“Ah, I can’t bear to hear you!” said the prince gloomily, getting up from his low chair, and seeming anxious to get away, yet stopping in the doorway. “There are laws, madam, and since you’ve challenged me to it, I’ll tell you who’s to blame for it all: you and you, you and nobody else. Laws against such young gallants there have always been, and there still are! Yes, if there has been nothing that ought not to have been, old as I am, I’d have called him out to the barrier, the young dandy. Yes, and now you physic her and call in these quacks.”

The prince apparently had plenty more to say, but as soon as the princess heard his tone she subsided at once, and became penitent, as she always did on serious occasions.

“Alexander, Alexander,” she whispered, moving to him and beginning to weep.

As soon as she began to cry the prince too calmed down. He went up to her.

“There, that’s enough, that’s enough! You’re wretched too, I know. It can’t be helped. There’s no great harm done. God is merciful . . . thanks . . . ” he said, not knowing what he was saying, as he responded to the tearful kiss of the princess that he felt on his hand. And the prince went out of the room.

Before this, as soon as Kitty went out of the room in tears, Dolly, with her motherly, family instincts, had promptly perceived that here a woman’s work lay before her, and she prepared to do it. She took off her hat, and, morally speaking, tucked up her sleeves and prepared for action. While her mother was attacking her father, she tried to restrain her mother, so far as filial reverence would allow. During the prince’s outburst she was silent; she felt ashamed for her mother, and tender towards her father for so quickly being kind again. But when her father left them she made ready for what was the chief thing needful — to go to Kitty and console her.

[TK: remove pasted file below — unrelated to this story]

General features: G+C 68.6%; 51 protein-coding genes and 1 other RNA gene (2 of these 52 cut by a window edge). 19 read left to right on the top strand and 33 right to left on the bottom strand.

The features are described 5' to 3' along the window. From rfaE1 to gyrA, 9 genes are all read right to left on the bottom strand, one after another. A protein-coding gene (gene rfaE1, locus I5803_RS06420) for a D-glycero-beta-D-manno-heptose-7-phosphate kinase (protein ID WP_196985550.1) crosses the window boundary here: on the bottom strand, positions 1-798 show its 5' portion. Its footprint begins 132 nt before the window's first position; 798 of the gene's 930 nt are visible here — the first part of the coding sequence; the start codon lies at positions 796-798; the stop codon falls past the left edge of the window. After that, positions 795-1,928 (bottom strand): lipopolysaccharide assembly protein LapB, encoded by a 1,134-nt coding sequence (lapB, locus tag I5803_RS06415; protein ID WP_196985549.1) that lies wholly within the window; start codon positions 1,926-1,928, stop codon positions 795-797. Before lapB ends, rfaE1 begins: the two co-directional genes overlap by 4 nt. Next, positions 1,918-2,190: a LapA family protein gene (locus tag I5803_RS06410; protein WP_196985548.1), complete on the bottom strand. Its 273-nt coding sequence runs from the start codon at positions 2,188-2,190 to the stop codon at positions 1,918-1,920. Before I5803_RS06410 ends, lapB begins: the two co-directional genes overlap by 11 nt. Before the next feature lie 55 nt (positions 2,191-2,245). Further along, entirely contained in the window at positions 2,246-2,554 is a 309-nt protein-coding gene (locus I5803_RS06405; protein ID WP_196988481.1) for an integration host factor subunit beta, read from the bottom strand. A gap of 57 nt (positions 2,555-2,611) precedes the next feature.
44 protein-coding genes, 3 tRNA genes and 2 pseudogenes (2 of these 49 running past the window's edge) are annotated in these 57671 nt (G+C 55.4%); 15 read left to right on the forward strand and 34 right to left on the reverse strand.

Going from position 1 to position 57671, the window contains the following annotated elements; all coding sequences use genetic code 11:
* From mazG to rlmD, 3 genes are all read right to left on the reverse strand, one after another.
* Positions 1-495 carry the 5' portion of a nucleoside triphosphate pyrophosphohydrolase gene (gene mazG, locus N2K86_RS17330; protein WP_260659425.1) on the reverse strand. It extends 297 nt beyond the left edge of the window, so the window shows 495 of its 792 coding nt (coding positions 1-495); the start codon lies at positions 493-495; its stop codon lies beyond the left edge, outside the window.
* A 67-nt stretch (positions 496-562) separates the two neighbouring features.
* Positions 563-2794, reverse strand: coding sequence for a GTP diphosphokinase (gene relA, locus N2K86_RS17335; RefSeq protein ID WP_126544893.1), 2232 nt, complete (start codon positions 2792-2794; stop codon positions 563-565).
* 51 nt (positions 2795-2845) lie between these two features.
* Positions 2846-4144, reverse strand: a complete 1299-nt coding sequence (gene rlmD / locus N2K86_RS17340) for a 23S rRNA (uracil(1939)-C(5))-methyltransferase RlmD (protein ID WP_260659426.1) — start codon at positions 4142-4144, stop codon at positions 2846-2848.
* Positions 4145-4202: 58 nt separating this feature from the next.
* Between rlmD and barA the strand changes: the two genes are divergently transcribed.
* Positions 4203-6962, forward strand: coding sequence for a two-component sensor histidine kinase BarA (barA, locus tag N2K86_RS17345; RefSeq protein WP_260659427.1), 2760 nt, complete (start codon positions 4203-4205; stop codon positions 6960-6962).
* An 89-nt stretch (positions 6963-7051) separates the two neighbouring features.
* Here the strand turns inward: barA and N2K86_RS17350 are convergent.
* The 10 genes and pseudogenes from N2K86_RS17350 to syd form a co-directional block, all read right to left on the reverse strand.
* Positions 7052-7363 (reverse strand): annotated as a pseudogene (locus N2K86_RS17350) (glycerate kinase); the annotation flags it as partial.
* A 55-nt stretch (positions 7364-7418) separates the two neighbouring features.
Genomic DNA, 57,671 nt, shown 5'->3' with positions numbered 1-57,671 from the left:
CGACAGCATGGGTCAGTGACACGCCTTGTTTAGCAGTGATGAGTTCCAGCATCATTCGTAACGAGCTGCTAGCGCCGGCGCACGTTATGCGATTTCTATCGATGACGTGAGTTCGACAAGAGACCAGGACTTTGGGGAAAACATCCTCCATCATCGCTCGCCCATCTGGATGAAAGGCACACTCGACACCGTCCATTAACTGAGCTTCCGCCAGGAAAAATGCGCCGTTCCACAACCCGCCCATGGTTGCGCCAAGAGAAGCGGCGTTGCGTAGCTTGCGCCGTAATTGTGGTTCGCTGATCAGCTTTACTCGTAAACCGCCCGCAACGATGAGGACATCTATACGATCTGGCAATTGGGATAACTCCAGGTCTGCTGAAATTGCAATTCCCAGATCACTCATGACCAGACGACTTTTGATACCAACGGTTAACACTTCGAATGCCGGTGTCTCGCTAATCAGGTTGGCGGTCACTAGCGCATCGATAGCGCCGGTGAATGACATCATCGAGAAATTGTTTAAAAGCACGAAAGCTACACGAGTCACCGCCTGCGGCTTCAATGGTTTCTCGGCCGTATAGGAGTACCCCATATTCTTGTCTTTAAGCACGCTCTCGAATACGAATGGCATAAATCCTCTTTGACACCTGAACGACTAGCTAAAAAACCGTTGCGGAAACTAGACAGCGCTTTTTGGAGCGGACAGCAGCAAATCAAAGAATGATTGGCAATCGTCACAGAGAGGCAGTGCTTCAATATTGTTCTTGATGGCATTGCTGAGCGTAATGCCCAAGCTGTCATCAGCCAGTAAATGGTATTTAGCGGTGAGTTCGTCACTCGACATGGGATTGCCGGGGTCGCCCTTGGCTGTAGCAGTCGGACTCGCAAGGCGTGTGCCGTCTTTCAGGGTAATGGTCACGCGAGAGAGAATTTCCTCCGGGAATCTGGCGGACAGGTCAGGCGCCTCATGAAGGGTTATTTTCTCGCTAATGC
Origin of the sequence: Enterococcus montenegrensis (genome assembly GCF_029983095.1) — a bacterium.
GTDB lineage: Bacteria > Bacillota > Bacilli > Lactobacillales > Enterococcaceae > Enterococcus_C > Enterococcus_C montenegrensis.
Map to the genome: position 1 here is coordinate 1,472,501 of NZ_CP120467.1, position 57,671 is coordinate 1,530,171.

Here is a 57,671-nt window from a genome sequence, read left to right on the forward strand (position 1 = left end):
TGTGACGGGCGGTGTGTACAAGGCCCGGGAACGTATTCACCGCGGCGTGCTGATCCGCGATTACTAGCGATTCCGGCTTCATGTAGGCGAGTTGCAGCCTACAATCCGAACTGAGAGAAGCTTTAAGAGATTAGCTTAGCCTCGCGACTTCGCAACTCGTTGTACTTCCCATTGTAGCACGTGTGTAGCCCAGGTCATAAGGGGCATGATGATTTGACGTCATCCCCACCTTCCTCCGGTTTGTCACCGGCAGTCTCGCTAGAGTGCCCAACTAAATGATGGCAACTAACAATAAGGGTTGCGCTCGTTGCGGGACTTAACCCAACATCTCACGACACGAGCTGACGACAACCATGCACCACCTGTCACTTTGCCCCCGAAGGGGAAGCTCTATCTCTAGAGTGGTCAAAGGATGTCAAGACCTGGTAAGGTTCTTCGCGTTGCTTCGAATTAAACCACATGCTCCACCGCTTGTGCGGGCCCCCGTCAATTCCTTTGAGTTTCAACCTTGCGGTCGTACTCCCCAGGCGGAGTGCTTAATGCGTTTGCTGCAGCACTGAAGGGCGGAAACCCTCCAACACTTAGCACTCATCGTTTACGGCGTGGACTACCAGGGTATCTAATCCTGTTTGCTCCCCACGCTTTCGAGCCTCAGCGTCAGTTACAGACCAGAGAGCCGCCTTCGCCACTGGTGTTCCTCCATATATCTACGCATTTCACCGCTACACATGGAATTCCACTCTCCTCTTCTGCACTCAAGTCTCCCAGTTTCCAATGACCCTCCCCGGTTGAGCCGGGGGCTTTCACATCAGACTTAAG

“I’d been meaning to tell you something for a long while, mamma: did you know that Levin meant to make Kitty an offer when he was here the last time? He told Stiva so.”

“Well, what then? I don’t understand . . . ”

“So did Kitty perhaps refuse him? . . . She didn’t tell you so?”

“No, she has said nothing to me either of one or the other; she’s too proud. But I know it’s all on account of the other.”

“Yes, but suppose she has refused Levin, and she wouldn’t have refused him if it hadn’t been for the other, I know. And then, he has deceived her so horribly.”

It was too terrible for the princess to think how she had sinned against her daughter, and she broke out angrily.

“Oh, I really don’t understand! Nowadays they will all go their own way, and mothers haven’t a word to say in anything, and then . . . ”

“Mamma, I’ll go up to her.”

“Well, do. Did I tell you not to?” said her mother.

Chapter 3

When she went into Kitty’s little room, a pretty, pink little room, full of knick-knacks in vieux saxe, as fresh, and pink, and white, and gay as Kitty herself had been two months ago, Dolly remembered how they had decorated the room the year before together, with what love and gaiety. Her heart turned cold when she saw Kitty sitting on a low chair near the door, her eyes fixed immovably on a corner of the rug. Kitty glanced at her sister, and the cold, rather ill-tempered expression of her face did not change.